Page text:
Your customer base is migrating from desktop to mobile-first environments quickly and surely.
The cost of bandwidth is on decline globally and more affordable mobile devices are hitting the market, both resulting in the increase of mobile internet usage.
Users spend as much as 87% of their smartphone time in apps, so whether you want to increase brand awareness, sales or ad-based revenue, developing one of your own is one of the most effective ways to accomplish your goal(s).
In this post, we look at Android app development and some of the best practices business leaders should be aware of before embarking on an Android app development project.
Why Invest In Android App Development?
Given the ubiquity of Apple’s products, this is a legitimate question.
According to StatCounter, iOS -the operating system (OS) that powers Apple’s smartphones, tablets and wearables- claims over 55% of the US market.
But if you extend your gaze ever so slightly outside the US borders, the distribution of OS power tilts decidedly on the side of iOS’ main competitor – Android.
In fact, Android commands over 76% of the global OS market.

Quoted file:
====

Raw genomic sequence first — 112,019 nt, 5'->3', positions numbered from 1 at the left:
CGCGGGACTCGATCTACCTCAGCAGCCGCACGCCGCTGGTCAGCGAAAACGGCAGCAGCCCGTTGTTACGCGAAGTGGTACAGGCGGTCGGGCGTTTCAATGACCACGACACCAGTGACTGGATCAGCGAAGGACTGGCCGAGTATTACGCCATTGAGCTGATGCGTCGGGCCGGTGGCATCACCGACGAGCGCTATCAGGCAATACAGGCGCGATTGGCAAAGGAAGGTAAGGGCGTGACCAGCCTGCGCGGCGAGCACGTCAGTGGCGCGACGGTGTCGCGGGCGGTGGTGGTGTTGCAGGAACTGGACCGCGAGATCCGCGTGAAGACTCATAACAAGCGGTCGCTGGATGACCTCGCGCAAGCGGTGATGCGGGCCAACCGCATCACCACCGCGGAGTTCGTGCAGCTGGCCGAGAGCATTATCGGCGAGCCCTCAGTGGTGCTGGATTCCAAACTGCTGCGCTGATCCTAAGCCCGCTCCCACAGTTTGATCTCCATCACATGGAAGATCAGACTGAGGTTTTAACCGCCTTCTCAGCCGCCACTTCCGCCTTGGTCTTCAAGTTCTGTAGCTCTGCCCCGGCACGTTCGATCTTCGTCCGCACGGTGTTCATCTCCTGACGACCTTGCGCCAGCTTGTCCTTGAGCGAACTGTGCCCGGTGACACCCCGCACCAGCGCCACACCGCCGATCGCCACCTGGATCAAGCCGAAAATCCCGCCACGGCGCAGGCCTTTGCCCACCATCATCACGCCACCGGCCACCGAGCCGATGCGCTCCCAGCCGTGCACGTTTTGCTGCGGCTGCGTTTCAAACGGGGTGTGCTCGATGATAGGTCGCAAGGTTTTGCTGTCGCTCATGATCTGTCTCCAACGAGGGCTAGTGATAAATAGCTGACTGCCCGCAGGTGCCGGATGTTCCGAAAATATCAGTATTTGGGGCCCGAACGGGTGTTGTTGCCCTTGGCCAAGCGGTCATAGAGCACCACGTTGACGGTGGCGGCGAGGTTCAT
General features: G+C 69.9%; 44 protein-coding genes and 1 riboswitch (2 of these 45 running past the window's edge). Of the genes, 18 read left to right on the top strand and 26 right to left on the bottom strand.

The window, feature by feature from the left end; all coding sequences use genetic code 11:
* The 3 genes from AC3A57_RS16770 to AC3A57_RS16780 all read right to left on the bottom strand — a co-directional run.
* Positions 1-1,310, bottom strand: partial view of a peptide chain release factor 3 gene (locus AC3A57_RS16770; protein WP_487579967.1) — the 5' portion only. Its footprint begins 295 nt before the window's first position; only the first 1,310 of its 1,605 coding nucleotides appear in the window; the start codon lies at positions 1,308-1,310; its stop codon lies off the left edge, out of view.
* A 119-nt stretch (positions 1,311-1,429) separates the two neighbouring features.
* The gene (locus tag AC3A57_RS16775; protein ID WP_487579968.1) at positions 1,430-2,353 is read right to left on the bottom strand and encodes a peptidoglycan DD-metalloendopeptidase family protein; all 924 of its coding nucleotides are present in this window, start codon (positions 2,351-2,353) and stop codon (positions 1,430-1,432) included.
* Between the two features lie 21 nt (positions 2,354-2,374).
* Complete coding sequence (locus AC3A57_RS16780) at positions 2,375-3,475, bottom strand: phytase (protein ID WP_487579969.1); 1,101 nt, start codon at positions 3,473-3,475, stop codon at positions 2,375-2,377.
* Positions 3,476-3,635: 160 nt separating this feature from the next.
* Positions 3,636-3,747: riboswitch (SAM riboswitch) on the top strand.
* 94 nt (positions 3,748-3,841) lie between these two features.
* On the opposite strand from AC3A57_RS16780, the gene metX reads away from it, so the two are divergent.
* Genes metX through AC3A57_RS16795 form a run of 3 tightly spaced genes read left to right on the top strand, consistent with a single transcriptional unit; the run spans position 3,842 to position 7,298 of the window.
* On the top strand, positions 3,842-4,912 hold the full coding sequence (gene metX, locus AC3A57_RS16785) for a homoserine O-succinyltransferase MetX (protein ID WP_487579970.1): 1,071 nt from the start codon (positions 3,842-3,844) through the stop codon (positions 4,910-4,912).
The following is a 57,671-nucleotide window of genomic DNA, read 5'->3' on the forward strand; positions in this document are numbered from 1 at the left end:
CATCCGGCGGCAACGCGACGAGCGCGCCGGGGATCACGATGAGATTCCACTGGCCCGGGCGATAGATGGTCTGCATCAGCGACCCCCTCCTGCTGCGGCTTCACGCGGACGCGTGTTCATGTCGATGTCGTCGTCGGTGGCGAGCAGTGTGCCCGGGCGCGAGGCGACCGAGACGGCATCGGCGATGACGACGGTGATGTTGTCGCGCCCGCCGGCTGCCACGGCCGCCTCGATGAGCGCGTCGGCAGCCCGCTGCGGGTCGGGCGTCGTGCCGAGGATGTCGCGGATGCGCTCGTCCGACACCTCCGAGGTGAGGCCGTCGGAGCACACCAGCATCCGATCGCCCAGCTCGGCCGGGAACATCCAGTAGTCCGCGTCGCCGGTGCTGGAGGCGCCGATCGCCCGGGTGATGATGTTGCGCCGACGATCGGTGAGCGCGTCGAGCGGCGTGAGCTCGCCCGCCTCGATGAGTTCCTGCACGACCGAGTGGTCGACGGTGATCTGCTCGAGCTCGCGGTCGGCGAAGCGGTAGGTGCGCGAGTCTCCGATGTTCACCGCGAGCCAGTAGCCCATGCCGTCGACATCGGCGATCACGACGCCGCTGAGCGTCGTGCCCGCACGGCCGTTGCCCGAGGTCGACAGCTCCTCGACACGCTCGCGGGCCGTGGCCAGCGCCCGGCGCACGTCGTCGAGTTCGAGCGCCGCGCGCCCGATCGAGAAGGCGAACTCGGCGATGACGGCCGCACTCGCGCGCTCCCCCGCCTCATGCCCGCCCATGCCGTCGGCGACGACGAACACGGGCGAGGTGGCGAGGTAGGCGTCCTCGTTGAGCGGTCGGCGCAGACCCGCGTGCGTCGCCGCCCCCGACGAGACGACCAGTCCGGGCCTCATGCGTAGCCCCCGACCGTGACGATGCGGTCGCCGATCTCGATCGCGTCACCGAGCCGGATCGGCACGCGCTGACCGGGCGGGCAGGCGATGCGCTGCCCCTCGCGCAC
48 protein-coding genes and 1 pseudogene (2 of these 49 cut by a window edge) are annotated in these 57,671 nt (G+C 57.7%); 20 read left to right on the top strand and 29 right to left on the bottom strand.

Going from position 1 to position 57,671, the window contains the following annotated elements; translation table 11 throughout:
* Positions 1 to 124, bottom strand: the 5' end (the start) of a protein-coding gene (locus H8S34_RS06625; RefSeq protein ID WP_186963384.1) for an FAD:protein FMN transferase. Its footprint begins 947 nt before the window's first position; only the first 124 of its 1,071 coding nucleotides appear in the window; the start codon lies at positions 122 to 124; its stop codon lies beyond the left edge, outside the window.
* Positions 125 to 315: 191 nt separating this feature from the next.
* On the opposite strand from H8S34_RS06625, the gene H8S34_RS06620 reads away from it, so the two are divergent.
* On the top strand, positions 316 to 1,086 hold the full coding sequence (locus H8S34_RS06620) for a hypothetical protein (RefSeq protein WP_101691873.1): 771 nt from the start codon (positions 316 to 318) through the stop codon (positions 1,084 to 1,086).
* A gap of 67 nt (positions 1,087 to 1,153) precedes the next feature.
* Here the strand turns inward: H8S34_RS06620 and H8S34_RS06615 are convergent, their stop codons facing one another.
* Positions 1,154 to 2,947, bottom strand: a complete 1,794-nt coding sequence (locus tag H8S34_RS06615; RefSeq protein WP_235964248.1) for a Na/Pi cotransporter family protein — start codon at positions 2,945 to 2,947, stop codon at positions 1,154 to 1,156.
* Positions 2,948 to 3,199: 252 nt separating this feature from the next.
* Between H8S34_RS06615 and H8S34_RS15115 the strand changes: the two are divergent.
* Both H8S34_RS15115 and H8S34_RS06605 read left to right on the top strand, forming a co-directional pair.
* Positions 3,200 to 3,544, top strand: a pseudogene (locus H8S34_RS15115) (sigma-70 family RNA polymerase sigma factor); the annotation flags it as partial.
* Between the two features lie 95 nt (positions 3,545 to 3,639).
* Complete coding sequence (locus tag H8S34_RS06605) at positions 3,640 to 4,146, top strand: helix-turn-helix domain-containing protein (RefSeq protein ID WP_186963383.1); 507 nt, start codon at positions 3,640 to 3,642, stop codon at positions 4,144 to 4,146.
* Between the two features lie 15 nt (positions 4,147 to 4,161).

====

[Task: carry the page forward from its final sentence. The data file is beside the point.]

As of May 2019, over 2.5 billion devices run on Android.
We’ll let that sink in.
— Android (@Android) May 7, 2019
The latest stats also show that approximately 2.7 million Android apps reside in Google Play Store.
And while the idea of having to compete for attention in such a highly populated environment may be daunting, the benefits you could reap from developing an Android app largely outweigh the effort – if you are ready to put in the work, that is.
Android App User Demographics
Android, unlike iOS, is used by multiple device manufacturers. This is the main reason why it controls so much of the global market.
Moreover, Android-powered devices range in pricing and capabilities which makes them more accessible to a highly diverse user base.